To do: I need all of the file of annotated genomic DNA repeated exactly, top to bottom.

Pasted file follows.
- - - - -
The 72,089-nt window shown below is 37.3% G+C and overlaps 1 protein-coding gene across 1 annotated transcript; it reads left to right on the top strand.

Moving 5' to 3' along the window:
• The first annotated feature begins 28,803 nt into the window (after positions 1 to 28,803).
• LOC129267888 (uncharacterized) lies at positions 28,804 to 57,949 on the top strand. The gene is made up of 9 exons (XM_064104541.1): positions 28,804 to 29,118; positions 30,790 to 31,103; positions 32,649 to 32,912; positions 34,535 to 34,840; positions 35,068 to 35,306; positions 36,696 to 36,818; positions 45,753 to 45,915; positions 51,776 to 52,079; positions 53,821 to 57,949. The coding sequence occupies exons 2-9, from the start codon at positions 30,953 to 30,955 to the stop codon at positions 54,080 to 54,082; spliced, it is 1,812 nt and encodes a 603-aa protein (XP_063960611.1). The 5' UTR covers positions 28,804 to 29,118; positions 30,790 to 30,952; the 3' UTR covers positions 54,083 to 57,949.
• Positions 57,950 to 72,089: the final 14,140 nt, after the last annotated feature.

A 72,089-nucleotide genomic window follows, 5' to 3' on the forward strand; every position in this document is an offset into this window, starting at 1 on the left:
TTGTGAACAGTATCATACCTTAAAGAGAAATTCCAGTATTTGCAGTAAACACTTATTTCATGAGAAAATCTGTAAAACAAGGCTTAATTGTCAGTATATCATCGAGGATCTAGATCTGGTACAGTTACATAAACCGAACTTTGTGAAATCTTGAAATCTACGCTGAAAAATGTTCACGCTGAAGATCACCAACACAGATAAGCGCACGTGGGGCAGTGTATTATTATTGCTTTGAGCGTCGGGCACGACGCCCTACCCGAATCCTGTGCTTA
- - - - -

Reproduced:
The 72,089-nt window shown below is 37.3% G+C and overlaps 1 protein-coding gene across 1 annotated transcript; it reads left to right on the top strand.

Moving 5' to 3' along the window:
• The first annotated feature begins 28,803 nt into the window (after positions 1 to 28,803).
• LOC129267888 (uncharacterized) lies at positions 28,804 to 57,949 on the top strand. The gene is made up of 9 exons (XM_064104541.1): positions 28,804 to 29,118; positions 30,790 to 31,103; positions 32,649 to 32,912; positions 34,535 to 34,840; positions 35,068 to 35,306; positions 36,696 to 36,818; positions 45,753 to 45,915; positions 51,776 to 52,079; positions 53,821 to 57,949. The coding sequence occupies exons 2-9, from the start codon at positions 30,953 to 30,955 to the stop codon at positions 54,080 to 54,082; spliced, it is 1,812 nt and encodes a 603-aa protein (XP_063960611.1). The 5' UTR covers positions 28,804 to 29,118; positions 30,790 to 30,952; the 3' UTR covers positions 54,083 to 57,949.
• Positions 57,950 to 72,089: the final 14,140 nt, after the last annotated feature.

A 72,089-nucleotide genomic window follows, 5' to 3' on the forward strand; every position in this document is an offset into this window, starting at 1 on the left:
TTGTGAACAGTATCATACCTTAAAGAGAAATTCCAGTATTTGCAGTAAACACTTATTTCATGAGAAAATCTGTAAAACAAGGCTTAATTGTCAGTATATCATCGAGGATCTAGATCTGGTACAGTTACATAAACCGAACTTTGTGAAATCTTGAAATCTACGCTGAAAAATGTTCACGCTGAAGATCACCAACACAGATAAGCGCACGTGGGGCAGTGTATTATTATTGCTTTGAGCGTCGGGCACGACGCCCTACCCGAATCCTGTGCTTA